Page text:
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Siren unveils new diabetic sock and foot monitoring system
Siren, a San Francisco-based health technology company, has launched its first Neurofabric –powered product, the Siren Diabetic Sock and Foot Monitoring System. Neurofabric is the first-ever textile developed by Siren, with micro-sensors embedded directly into the fabric, making its sensors completely seamless and virtually invisible to the user.
Siren Diabetic Socks continuously monitor foot temperature so people can detect signs of inflammation, the precursor to diabetic foot ulcers. Monitoring foot temperature is clinically proven to be the most effective way of catching foot injuries, and is up to 87 per cent more effective at preventing diabetic foot ulcers than standard diabetic foot care.
Current solutions for diabetic foot monitoring rely on non-continuous and manual measurement. People who want to monitor foot temperature have to go to the doctor and get six spots on each foot manually measured for temperature, a time-consuming and inefficient process.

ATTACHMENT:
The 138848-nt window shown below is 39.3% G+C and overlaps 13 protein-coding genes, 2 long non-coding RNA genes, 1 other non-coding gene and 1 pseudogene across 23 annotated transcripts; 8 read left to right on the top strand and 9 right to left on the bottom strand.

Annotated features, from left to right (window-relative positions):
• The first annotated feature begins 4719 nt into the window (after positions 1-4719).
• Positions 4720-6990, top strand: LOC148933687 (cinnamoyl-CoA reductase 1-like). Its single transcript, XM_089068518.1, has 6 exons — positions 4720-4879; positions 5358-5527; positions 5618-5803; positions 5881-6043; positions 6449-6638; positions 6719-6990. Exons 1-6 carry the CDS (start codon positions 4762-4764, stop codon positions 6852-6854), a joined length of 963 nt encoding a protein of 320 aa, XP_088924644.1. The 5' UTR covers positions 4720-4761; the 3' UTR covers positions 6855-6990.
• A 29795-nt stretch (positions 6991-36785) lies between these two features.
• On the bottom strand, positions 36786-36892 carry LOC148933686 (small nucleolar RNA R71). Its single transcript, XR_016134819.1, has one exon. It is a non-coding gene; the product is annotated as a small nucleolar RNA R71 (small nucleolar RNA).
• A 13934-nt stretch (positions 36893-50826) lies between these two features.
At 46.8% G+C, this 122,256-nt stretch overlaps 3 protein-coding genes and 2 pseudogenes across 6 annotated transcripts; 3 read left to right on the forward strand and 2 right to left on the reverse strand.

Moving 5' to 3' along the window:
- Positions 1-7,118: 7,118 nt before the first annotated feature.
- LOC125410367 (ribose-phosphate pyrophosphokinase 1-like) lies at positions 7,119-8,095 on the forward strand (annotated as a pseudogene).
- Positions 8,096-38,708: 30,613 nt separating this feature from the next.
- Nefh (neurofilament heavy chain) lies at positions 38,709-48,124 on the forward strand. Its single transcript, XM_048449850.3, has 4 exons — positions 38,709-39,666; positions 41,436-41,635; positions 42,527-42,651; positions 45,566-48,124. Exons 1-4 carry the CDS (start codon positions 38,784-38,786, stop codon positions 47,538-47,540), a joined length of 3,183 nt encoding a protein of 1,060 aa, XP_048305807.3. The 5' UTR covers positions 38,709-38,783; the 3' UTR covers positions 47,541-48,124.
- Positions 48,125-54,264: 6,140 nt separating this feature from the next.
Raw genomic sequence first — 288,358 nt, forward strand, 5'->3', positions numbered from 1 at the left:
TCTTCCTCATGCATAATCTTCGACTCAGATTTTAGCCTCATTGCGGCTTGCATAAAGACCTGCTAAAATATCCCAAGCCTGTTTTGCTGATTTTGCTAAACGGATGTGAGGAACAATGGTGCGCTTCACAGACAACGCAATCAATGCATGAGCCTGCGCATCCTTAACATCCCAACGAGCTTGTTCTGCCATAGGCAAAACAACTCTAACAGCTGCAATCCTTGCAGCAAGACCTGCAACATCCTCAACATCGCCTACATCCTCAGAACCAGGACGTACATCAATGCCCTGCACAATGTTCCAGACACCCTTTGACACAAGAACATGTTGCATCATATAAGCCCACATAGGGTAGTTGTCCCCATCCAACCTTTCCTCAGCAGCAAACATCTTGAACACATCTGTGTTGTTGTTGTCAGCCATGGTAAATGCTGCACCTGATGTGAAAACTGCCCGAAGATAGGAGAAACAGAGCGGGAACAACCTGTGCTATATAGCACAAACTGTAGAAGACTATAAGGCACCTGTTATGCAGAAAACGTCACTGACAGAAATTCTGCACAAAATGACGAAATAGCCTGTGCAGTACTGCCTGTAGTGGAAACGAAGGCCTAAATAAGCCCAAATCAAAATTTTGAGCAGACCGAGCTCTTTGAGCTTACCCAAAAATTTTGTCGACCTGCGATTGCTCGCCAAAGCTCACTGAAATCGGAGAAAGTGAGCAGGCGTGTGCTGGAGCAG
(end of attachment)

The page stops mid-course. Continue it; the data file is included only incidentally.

For people with diabetic neuropathy, Siren’s socks look and feel just like a regular pair of socks and blend seamlessly into their daily lives. Comfortable and discreet, they provide continuous, clinical-grade temperature monitoring and health tracking over time. All they have to do is put on their socks like they would any other day.
Siren’s Foot Monitoring System includes a variety of patented technologies, enabling the standard manufacturing of integrated sensors, and simultaneous pairing of multiple devices, both of which were previously unsolved.
Ran Ma, CEO and co-founder of Siren said, “We built this technology because foot ulcers are the most common, costly and deadly complication for people with diabetes, yet there was no way to continuously monitor for these massive problems. Our Neurofabric has endless applications across healthcare, sports, military, and fashion, but it was obvious to us that solving this specific problem is where we had to start, because it impacts so many and can mean the difference between losing a limb or not.” (GK)